Failure to wear seat belts contributes to increase in accidents where it is estimated that 63% of people are killed because of not wearing them. The data also suggests that the education alone does not give jobs to young people between the ages of 16 to 25 years. They do not simply believe that they will be killed or injured yet they are the highest-risk nation’s drivers with drinking more while driving, more speeding and crashes. In vehicles today seat belts are mostly effective because they save more than 9,500 lives every year. Yet only65% occupants of the motor vehicle are buckled. In 1996, 60% or more occupants killed in deadly crashes were unrestrained. The unbuckled drivers and passengers cost is more than those killed and loss to their families. Averagely, care cost of impatient hospital for unbelted victims are 50% higher than for a belted crash victims. The society bears 85% of those costs and not the individual involved. If everybody buckle up then we will be sure that the figure will drop significantly. Failure of not wearing safety belts affects everybody through higher medical bills, higher taxes and higher insurance premiums (Kenny, B. 1998)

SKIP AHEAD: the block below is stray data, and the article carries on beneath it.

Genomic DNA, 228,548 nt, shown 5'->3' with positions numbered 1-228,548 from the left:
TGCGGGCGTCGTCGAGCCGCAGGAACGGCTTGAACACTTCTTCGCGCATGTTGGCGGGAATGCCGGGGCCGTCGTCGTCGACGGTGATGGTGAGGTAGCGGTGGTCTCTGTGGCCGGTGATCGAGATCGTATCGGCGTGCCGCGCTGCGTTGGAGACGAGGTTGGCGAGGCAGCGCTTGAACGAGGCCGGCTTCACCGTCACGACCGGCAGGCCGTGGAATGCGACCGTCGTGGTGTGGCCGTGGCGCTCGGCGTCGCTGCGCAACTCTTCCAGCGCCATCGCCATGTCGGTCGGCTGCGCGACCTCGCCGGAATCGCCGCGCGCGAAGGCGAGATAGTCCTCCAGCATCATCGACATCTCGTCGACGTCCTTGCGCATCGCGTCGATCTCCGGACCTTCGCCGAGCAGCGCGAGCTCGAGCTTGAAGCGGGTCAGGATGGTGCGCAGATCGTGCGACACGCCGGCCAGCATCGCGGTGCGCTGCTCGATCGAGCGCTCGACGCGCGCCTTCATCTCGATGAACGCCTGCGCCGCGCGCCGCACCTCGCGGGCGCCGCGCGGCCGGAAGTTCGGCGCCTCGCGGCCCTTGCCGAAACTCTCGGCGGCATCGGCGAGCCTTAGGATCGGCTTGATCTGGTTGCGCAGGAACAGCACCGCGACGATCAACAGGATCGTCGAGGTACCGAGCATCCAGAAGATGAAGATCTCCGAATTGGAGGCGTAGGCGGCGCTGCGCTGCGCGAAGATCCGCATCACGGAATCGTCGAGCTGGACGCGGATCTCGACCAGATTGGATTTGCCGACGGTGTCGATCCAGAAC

Few people wear seat belts; some find them important while others just hate wearing them because of being required by law. We should know that seat belts are important in our lives. The main advantage is that they save lives during collisions or other kinds of accidents. It is estimated that more than fifteen thousand lives were saved as a result of people wearing seat belts in 2006 in Ontario. Wearing the seat belt minimizes the contact of the body with interior parts of the car and that leads minor injuries. According to a report conducted by NHTSA, 50% of injuries are reduced by using seat belts. The other advantage of seat belts is that they lower medical costs. People who wear seat belts during collisions pay 60% less medical bills than those who did not wear them. Lastly, most drivers wear seat belts to prevent them from getting tickets. Tickets can range from ten dollars to two fifty dollars for an offense of not wearing seat belts (Hagy, G.1999)
Hagy, G. (1999): Advantages of Using a Seat Belt. Retrieved on 18th February, 2011 from
Kenny, B. (1998): The Benefits of Buckling Up: Seat Belts Save Lives .Retrieved from
mto.gov, (2010): Seat Belts: Stay safe and secure. Retrieved on 18th February, 2010 from